alexa Solid State Deproteinization of Shrimp Shells by Aspergillus niger with Galactose as a Bioavailable Carbon Supplement | Open Access Journals
ISSN: 2155-9821
Journal of Bioprocessing & Biotechniques
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Solid State Deproteinization of Shrimp Shells by Aspergillus niger with Galactose as a Bioavailable Carbon Supplement

Abdel Ghaly1 and Nesreen Mahmoud2*
1Department of Process Engineering and Applied Science, Faculty of Engineering, Dalhousie University, Halifax, Nova Scotia, Canada
2Department of Agricultural Engineering, Faculty of Agriculture, Cairo University, Giza, Egypt
Corresponding Author : Nesreen Mahmoud
Department of Agricultural Engineering
Faculty of Agriculture, Cairo University
Giza, Egypt
Tel: 902494- 6014
E-mail: [email protected]
Received April 11, 2015; Accepted May 13, 2015; Published May 20, 2015
Citation: Ghaly A, Mahmoud N (2015) Solid State Deproteinization of Shrimp Shells by Aspergillus niger with Galactose as a Bioavailable Carbon Supplement. J Bioprocess Biotech 5:225. doi: 10.4172/2155-9821.1000225
Copyright: © 2015 Ghaly A and Mahmoud N. This is an open-access article distributed under the terms of the Creative Commons Attribution License, which permits unrestricted use, distribution, and reproduction in any medium, provided the original author and source are credited.

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Abstract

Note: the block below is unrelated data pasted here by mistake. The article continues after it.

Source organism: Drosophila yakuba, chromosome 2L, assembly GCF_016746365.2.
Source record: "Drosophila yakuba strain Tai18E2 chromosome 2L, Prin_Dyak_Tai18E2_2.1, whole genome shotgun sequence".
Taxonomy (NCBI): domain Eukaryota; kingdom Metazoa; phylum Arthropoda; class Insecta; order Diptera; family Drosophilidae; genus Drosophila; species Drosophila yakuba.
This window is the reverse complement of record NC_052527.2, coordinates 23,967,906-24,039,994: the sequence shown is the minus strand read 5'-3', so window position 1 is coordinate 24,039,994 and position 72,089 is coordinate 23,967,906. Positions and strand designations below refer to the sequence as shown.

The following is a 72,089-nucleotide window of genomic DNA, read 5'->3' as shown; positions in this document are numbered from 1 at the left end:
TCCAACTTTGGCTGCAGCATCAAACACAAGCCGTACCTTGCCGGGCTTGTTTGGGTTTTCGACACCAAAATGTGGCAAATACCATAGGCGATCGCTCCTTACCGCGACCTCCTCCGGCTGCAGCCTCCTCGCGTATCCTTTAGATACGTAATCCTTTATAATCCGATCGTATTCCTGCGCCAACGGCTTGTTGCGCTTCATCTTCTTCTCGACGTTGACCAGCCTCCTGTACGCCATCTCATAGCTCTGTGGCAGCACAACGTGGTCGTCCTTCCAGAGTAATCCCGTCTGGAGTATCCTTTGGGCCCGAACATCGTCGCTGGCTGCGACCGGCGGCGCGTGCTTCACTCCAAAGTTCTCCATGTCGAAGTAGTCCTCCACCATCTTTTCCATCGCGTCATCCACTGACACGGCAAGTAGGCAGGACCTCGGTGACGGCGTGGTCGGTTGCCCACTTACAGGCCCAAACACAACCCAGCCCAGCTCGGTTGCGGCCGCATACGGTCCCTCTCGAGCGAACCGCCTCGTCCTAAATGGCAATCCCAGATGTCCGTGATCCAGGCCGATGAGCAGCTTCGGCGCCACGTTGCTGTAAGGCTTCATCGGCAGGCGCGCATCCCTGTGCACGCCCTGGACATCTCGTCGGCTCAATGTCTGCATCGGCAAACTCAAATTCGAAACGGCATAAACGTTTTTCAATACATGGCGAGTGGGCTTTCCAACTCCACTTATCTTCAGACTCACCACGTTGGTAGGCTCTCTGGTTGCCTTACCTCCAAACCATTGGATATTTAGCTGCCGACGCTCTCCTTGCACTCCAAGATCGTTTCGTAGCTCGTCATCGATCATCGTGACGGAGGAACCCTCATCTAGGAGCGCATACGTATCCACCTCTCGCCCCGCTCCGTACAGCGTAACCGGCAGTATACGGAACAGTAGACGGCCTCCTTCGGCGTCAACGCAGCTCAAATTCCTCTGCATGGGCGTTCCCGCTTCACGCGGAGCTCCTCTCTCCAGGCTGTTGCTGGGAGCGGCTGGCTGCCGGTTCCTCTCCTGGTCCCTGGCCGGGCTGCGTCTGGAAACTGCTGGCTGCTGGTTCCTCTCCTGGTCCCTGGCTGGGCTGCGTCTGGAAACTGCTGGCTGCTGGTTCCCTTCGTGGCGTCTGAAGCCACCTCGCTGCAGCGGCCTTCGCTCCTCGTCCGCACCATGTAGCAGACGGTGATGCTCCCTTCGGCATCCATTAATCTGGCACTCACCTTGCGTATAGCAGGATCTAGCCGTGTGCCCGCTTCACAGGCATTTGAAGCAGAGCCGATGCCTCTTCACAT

The aim of the research was to evaluate the ability of the fungus Aspergillus niger to produce protease and carry out the deproteinization of shrimp shells and study the effect of adding galactose as an external carbon source at three concentrations (10, 20 and 30% w/w) on the performance of the deproteinization process. The results showed that the 20% galactose concentration was optimum whereas the 10% galactose concentration did not support enough microbial growth and the 30% galactose concentration inhibited the growth of A. niger as was evident from the temperature and carbon dioxide evolution profiles. The temperatures of the shrimp shells and exhaust gas decreased in the first 12 hours (lag) because the heat losses due to evaporation of water (latent heat) and the cooling effect of the inlet air were higher than the heat generation by microorganisms. It then increased as a result of heat accumulation in the bioreactor reaching 28.9- 38.3 and 24.9- 29.0°C, respectively. There was a strong correlation between the concentrations of carbon dioxide in the exhaust gas and the temperature of the shrimp shells. Although the inlet air was humidified, a significant reduction in the moisture content (from 60% to 25.20–43.71%) was noticed by the end of the deproteinization process because the moisture lost through evaporation exceeded the metabolic water production. The pH of the shrimp shells decreased with time to 5.92–6.63 due to acid protease production and then increased to 6.28–8.32 due to the buffering capacity of the calcium carbonate released from the shrimp shells. The protease activity increased from 0.71 U/g to 1.77–1.85 U/g whereas the protein concentration in the shrimp shells decreased from 30.84% to 20.77-25.30 % as a result of protein break down by the proteolytic enzymes produced by A. niger. The chitin concentration in the shrimp shells increased from 16.59% to 20.42-21.99% as a result of protein removal. The highest protease activities, protein removal efficiency and chitin concentration were achieved with galactose concentration of 20%. The spent shrimp shells from the runs that received 10 and 20% galactose concentration had a pale pink-orange color. The existence of the pink-orange color was an indication of the presence of pigments which were not utilized during the fermentation process. The run that received 30% galactose concentration had a gray-black color due to the presence of A. niger spores. The high initial galactose concentration enhanced sporulation of the fungus.